15 seconds that changed the Bay Area


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"For the first time in 27 years, a World Series game will be played at Candlestick Park," said game announcer Al Michaels.

It was game three of the World Series between the San Francisco Giants and Oakland A's. The pre-game show had just begun - when suddenly something went wrong.

The Bay Area shook for 15 seconds - but it was hours before we realized the huge extent of the damage. Power and phone service was cut for much of the Bay Area. Radio and TV stations were knocked off the air. But ABC7 was uniquely positioned to get the story to the Bay Area and the rest of the world. The ABC national network was covering the World Series so the blimp was there - broadcasting the first pictures of a huge fire in San Francisco's Marina District. And ABC7 had had an emergency generator - so we were the first station back on the air broadcasting from a make-shift set in a seriously damaged building.

Cheryl Jennings was at the anchor desk.

"There has been a major earthquake, an earthquake which was felt from Oakland to Sacramento and as far south as Los Angeles," said Jennings in 1989.

Crews assigned to the World Series were instead sending images of disaster.

"I'm at the corner of Jefferson and Divisadero, you can see this building is collapsed. They don't know if people are still in there or if they aren't. The natural gas lines have ruptured and that is what's caused that fire. The water lines have ruptured, there is no water coming out of the fire hydrants," said ABC7's Laura Marquez in 1989.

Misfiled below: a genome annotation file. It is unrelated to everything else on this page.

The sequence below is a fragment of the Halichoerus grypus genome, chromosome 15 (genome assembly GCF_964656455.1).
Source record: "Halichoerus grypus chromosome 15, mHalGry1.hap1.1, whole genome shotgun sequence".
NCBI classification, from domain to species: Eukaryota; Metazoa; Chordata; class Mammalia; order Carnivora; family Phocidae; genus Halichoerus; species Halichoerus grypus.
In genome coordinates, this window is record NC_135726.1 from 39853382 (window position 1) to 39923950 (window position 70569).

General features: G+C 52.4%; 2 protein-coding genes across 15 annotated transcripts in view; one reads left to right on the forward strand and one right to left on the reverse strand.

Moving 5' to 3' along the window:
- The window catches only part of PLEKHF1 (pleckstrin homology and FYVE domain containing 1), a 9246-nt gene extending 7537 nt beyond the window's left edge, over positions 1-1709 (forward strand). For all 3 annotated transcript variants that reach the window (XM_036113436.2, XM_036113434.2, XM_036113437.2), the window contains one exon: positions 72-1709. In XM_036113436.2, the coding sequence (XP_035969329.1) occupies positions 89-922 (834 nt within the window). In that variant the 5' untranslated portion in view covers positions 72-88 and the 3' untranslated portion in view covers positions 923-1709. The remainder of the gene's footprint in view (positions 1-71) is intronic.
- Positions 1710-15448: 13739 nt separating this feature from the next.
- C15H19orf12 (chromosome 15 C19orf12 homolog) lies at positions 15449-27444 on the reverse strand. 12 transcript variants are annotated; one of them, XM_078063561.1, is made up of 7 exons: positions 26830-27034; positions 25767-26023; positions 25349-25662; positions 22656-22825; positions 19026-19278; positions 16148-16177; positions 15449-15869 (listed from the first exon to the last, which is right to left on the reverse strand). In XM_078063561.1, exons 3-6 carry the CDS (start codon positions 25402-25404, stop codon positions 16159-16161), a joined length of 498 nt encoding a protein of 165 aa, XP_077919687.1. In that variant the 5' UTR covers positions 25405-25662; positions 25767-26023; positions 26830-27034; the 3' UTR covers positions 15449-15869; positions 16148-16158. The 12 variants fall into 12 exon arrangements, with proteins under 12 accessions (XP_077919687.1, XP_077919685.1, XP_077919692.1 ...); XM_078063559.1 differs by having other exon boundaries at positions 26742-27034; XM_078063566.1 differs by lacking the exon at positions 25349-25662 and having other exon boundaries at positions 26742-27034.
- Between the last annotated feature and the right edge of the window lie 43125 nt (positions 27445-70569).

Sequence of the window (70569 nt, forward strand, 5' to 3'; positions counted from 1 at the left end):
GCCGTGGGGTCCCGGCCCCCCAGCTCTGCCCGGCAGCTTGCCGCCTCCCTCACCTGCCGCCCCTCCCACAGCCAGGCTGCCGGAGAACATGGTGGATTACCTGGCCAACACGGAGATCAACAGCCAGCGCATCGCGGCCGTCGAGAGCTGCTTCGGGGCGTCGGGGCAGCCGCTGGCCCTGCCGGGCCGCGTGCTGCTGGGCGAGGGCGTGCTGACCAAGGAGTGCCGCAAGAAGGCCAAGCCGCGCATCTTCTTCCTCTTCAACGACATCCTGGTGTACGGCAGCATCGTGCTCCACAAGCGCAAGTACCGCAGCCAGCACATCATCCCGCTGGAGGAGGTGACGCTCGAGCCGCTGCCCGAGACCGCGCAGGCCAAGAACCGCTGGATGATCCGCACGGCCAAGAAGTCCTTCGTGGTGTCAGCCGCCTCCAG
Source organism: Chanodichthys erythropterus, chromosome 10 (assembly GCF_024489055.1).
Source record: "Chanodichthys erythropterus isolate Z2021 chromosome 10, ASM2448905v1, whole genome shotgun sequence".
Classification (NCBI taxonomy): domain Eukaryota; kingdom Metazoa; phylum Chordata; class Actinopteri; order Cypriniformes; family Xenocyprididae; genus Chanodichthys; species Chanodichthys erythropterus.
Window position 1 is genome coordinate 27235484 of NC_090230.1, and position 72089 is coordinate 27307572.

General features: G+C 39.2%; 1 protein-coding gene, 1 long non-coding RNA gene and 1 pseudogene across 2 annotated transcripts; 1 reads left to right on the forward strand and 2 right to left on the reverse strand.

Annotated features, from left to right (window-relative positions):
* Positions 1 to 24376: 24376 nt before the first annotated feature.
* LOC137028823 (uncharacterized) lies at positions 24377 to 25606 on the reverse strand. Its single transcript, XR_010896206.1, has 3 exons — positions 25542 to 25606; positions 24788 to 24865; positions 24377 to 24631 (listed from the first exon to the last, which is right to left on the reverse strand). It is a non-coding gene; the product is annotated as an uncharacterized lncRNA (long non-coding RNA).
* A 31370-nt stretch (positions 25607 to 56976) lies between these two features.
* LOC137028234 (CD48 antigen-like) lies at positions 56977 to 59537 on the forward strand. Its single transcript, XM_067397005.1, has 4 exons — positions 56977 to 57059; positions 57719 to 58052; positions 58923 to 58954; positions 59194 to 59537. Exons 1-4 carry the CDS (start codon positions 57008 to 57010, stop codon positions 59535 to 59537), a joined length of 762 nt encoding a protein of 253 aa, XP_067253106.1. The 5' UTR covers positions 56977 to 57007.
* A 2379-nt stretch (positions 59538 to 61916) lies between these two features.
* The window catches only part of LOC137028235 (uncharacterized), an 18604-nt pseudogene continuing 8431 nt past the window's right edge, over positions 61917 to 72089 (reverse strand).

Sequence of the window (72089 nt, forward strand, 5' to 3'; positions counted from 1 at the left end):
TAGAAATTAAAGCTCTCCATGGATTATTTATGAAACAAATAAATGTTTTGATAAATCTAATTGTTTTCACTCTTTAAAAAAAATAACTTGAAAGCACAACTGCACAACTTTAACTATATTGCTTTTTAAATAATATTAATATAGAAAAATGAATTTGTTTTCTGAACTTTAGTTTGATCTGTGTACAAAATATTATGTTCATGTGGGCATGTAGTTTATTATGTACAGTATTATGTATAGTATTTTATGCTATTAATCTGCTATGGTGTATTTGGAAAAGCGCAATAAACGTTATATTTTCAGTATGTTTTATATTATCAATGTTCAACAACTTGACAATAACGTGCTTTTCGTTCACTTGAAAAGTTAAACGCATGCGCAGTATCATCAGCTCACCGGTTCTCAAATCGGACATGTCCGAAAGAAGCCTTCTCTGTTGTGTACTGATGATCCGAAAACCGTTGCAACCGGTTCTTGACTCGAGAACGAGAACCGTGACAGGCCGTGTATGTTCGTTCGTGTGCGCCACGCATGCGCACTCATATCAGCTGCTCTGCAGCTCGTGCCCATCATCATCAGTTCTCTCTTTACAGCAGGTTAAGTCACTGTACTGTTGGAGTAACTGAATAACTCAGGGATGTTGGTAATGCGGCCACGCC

"It's been a frightening scene here. As you can see just below me is where this crack in the Bay Bridge occurred - a 50 foot section - you see down there below the two cars - two cars that were on the upper deck when the bridge collapsed," said ABC7's Leslie Brinkley in 1989.

"The building began to shake it terrified people. There was yelling and screaming almost instantaneously. The cars here in the parking lot were rolling back and forth, literally bouncing on the ground," said ABC7's Pete Wilson in 1989.

The downtown section of Santa Cruz was basically gone.

"I was down at the other end of the end of the mall at Ford's department store and the windows blew out and right away I just went up the mall and realized pretty much the whole mall had come down," said a unidentified man.

It was a night of devastating loss and selfless bravery -an event that would change the Bay Area - captured by television crews who expected to be covering a ballgame.

Written and Produced by Jennifer Olney

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